The lateral facial nucleus is the sole output structure whose neuronal activity leads to whisker movements. To understand how single facial nucleus neurons contribute to whisker movement we combined single-cell stimulation and high-precision whisker tracking. Half of the 44 stimulated neurons gave rise to fast whisker protraction or retraction movement, whereas no stimulation-evoked movements could be detected for the remainder. Direction, speed, and amplitude of evoked movements varied across neurons. Protraction movements were more common than retraction movements (n = 16 vs. n = 4), had larger amplitudes (1.8 vs. 0.3° for single spike events), and most protraction movements involved only a single whisker, whereas most retraction movements involved multiple whiskers. We found a large range in the amplitude of single spike-evoked whisker movements (0.06 -5.6°). Onset of the movement occurred at 7.6 (SD 2.5) ms after the spike and the time to peak deflection was 18.2 (SD 4.3) ms. Each spike reliably evoked a stereotyped movement. In two of five cases peak whisker deflection resulting from consecutive spikes was larger than expected when based on linear summation of single spike-evoked movement profiles. Our data suggest the following coding scheme for whisker movements in the facial nucleus. 1) Evoked movement characteristics depend on the identity of the stimulated neuron (a labeled line code). 2) The facial nucleus neurons are heterogeneous with respect to the movement properties they encode. 3) Facial nucleus spikes are translated in a one-to-one manner into whisker movements. Copyright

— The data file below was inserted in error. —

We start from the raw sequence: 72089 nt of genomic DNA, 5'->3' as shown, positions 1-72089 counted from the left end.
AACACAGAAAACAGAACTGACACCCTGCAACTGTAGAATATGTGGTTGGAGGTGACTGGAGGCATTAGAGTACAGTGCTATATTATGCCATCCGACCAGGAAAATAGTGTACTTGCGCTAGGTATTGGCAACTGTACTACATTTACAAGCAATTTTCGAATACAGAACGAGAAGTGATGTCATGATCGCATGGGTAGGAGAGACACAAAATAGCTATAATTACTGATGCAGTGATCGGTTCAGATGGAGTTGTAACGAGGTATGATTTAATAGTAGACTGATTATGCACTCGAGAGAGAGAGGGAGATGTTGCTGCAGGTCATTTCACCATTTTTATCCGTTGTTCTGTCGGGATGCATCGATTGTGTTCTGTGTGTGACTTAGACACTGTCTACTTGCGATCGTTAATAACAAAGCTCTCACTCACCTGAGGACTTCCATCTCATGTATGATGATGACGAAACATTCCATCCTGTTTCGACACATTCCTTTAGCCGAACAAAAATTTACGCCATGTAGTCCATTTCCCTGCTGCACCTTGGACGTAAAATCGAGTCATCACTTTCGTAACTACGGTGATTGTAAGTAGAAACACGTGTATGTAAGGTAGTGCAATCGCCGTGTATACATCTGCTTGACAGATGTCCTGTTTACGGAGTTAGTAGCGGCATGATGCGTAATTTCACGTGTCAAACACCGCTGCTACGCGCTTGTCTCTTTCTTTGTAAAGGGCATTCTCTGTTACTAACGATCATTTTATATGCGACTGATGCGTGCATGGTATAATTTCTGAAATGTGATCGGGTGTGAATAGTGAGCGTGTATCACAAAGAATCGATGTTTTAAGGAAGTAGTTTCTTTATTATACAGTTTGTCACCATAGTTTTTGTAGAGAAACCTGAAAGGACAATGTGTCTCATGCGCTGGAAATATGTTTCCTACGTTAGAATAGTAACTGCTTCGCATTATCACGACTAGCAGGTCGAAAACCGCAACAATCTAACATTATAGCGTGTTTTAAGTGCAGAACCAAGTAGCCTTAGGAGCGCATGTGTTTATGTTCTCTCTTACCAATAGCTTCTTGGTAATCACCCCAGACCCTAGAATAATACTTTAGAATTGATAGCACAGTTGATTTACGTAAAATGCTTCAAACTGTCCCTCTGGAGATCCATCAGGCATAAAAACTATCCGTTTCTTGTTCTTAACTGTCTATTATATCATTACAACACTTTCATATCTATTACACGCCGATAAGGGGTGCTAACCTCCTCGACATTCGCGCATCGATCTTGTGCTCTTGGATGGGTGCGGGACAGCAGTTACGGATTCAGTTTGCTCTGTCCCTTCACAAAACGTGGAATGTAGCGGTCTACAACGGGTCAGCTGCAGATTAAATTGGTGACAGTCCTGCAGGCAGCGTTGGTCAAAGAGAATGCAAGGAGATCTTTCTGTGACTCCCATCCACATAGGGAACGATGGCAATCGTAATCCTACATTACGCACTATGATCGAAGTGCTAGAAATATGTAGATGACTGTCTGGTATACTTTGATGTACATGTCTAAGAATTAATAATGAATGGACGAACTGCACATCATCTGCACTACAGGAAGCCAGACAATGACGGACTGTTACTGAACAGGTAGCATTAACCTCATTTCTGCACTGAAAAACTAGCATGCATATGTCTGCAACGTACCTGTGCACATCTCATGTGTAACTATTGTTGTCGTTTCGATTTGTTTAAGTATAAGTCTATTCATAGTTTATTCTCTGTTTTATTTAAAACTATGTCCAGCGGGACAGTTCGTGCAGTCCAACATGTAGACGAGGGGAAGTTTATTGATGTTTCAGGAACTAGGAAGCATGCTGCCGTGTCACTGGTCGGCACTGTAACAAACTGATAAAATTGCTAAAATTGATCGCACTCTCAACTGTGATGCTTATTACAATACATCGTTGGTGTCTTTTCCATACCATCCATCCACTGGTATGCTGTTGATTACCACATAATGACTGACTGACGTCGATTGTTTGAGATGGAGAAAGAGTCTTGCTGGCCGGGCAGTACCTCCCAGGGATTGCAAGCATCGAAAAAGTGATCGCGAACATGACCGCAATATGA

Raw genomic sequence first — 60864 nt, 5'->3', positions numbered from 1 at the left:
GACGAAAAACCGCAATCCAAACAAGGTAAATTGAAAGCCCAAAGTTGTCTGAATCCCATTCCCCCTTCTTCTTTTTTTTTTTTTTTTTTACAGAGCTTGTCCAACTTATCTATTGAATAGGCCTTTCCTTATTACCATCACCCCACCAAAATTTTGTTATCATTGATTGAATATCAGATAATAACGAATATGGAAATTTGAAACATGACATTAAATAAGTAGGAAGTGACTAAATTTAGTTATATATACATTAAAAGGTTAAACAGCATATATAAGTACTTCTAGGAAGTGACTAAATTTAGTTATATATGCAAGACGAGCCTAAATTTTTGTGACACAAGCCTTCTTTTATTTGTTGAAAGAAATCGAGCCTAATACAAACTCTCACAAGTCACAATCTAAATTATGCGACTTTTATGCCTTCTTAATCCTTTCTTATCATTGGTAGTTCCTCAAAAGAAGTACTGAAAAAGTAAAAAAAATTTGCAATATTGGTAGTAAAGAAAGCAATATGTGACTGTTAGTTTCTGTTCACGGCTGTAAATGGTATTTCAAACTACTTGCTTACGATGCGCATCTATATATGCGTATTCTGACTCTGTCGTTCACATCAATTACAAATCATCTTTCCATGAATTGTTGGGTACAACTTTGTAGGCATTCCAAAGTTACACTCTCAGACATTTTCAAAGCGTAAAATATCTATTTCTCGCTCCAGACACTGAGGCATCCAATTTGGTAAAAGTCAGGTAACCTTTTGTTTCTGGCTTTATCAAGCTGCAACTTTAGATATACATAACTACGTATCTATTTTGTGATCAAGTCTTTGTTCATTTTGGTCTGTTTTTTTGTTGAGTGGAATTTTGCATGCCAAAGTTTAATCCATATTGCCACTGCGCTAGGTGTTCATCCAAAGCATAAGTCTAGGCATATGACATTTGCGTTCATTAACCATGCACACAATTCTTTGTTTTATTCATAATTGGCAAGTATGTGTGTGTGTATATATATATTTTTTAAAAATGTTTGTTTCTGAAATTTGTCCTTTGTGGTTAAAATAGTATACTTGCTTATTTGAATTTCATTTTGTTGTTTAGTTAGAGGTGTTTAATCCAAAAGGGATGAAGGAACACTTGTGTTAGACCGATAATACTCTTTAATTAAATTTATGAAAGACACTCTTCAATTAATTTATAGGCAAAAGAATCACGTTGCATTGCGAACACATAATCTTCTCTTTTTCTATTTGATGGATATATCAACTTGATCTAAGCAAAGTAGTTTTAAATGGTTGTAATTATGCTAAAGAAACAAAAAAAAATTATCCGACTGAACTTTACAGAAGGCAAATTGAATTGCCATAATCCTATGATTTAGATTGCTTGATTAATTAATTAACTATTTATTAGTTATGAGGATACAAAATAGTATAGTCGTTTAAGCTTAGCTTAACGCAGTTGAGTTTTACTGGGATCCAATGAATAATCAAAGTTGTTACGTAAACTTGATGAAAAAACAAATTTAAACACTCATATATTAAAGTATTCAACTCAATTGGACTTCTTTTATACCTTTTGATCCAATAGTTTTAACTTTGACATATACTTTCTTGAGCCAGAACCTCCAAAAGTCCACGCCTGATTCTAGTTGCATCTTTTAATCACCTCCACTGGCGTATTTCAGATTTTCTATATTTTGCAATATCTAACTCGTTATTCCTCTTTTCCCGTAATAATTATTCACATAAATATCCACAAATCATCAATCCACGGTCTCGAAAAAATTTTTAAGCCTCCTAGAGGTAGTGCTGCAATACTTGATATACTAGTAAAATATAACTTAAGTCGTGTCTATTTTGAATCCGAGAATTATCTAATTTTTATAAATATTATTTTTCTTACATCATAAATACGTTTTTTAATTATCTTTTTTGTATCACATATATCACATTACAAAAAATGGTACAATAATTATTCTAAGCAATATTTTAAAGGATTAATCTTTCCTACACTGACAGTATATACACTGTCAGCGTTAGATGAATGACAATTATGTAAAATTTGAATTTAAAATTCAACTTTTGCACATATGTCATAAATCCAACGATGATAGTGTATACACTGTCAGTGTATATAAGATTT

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Journal Journal of Neurophysiology
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Herfst, L.J, & Brecht, M. (2008). Whisker movements evoked by stimulation of single motor neurons in the facial nucleus of the rat. Journal of Neurophysiology, 99(6), 2821–2832. doi:10.1152/jn.01014.2007